This ridiculous case should be swiftly despatched by the ECHR as the complete waste of time and money it is.

    How much longer can the people of Britain expect to remain subserviant to decisions taken at an EU court which appears to have no real regard for real victims' article 8 rights ? Instead changing the way crime and asb is to be considered by "the professions " , which will only lead to even less support from them to the decent majority of victims of asb and crime .

    I believe it's time to withdraw from the ECHR permanently , and the PM should deliver on his pre-election promises which include developing our own Bill of Rights to replace this wholly discredited ECHR agenda.

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  • Rick Campbell

    I can't tolerate intolerance.

    Confused of Macclesfield.


    That's an awful lot of anti-social behaviour .. I wonder how the evicted family would fare under that nice Mr Shapps's local panel thingee/setup?

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  • Jim Bauld

    I would tend to agree with Nick Billingham's view....would be absolutely amazed if this case is successful

    Blackpool's decisions sound entirely "proportionate" to me.

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  • (ECHR) "....wants to establish whether Blackpool Council’s decision to evict the family was proportionate, AND that the review panel which confirmed the decision was sufficiently independent."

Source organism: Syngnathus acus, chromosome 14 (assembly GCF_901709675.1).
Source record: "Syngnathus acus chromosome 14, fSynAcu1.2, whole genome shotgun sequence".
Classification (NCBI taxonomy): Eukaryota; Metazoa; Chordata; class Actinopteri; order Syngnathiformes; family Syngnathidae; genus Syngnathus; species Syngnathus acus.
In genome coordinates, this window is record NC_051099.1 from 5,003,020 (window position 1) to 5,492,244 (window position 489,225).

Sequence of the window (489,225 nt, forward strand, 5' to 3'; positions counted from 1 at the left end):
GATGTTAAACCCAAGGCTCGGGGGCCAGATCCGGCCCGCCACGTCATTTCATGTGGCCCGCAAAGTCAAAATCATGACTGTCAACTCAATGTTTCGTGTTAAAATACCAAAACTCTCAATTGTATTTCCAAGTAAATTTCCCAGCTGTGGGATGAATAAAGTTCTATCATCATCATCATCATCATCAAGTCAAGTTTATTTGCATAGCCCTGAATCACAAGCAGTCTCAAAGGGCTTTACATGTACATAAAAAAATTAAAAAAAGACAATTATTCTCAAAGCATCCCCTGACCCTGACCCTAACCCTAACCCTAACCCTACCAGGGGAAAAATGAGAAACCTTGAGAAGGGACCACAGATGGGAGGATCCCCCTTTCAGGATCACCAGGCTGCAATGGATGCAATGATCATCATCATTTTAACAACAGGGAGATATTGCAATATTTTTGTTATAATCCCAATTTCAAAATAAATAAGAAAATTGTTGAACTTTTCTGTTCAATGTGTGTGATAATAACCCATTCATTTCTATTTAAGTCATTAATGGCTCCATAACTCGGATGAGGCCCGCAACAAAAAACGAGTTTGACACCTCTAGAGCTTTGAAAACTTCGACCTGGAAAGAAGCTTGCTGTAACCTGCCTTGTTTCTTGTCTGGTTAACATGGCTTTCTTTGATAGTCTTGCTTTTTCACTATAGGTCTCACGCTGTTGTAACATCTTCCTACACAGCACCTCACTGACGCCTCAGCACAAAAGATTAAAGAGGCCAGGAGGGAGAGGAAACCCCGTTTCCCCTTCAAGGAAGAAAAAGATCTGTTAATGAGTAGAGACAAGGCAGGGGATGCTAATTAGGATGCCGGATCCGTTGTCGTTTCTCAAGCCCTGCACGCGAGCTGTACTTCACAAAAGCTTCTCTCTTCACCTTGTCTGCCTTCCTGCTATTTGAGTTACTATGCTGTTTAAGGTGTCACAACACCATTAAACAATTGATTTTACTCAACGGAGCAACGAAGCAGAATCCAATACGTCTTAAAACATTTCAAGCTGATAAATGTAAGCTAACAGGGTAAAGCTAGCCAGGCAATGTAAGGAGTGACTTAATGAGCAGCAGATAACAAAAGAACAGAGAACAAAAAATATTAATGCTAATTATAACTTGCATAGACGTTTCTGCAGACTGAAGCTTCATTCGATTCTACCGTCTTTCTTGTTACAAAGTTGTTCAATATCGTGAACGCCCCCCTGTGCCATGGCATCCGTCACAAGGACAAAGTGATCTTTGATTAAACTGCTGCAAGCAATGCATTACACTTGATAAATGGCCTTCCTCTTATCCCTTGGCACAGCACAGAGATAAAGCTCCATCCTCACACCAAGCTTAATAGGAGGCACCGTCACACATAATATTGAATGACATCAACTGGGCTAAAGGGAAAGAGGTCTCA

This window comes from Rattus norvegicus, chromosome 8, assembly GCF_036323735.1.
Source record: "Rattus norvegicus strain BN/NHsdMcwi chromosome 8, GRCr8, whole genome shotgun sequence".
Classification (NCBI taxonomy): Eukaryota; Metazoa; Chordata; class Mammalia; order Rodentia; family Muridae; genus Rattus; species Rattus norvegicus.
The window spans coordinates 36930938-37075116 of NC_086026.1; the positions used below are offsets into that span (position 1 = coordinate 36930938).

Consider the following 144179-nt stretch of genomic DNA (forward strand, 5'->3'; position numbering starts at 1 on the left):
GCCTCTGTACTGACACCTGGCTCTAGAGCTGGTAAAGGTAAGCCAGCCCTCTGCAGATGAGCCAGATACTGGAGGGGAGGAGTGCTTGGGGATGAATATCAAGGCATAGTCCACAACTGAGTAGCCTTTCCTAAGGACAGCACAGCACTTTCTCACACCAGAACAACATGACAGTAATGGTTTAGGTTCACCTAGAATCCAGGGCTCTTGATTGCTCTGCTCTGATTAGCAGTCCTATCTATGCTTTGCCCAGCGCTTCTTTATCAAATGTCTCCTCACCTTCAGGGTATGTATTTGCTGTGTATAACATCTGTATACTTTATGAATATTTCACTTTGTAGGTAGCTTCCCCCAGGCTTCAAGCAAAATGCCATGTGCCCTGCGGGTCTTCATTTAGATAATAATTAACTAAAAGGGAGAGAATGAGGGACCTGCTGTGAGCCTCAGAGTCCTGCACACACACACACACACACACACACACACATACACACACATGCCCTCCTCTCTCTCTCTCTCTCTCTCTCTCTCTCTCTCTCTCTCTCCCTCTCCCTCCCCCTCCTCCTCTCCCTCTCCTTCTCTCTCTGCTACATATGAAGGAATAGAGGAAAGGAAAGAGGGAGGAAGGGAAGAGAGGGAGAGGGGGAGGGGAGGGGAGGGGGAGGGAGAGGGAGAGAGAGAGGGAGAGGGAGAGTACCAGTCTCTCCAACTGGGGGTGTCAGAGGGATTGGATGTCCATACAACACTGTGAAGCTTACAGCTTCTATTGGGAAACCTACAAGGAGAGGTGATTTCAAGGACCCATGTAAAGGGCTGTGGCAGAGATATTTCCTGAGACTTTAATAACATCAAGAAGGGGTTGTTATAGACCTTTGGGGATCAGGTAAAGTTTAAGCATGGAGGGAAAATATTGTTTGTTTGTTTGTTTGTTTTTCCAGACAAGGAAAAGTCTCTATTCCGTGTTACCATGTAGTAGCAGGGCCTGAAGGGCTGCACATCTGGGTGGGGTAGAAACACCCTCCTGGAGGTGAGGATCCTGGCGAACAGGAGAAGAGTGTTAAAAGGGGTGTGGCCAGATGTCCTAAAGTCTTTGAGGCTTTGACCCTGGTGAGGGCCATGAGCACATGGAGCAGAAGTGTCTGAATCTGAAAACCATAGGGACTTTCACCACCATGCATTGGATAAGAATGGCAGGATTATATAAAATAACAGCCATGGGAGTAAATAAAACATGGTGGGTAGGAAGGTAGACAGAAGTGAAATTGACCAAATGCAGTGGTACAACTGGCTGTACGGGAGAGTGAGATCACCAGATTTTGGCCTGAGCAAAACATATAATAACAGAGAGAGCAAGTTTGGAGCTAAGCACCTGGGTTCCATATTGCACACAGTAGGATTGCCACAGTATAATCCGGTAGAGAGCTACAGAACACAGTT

While I agree with the proportionate element from the report above as 57 cases in one year is more than one a week, the ECHR is looking into TWO matters here and not just proportionality.

    I dont know the composition of the review panel or whether it followed procedures or indeed whether they procedures may be in breach of any law. So this cant be a simple case of taking Blackpool's side of events alone on just proprtionality.

    What is troubling is that the ECHR has accepted there MAY be a case to answer in law and just taking the view that there is a legal challenge must mean there is an elementt of doubt. If there was no doubt and this matter was 'cut and dried' as most commentators above suggest I doubt ECHR would have decided to look at the issue at all.

    If say ECHR decide that it was proportionate BUT the review panel was not sufficiently independent (or as in most legal cases) the council failed to follow its own procedures, it will be seen as justice not being served. Yet, in that scenario, the council would also not be blameless.

    One final point worth considering is why it took 57 cases of ASB for the council to evict in the first place? And if the article is factual which I assume isnt a threat to kill someone a criminal offence? What role did the Police play in this? Have they yet again simply abandoned their responsibilities and duties as they tend to do regularly with social tenants?

    There must be a lot more in this than this one-sided and vague information we have been given above

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  • Anyone know who is funding / supporting their legal challenge?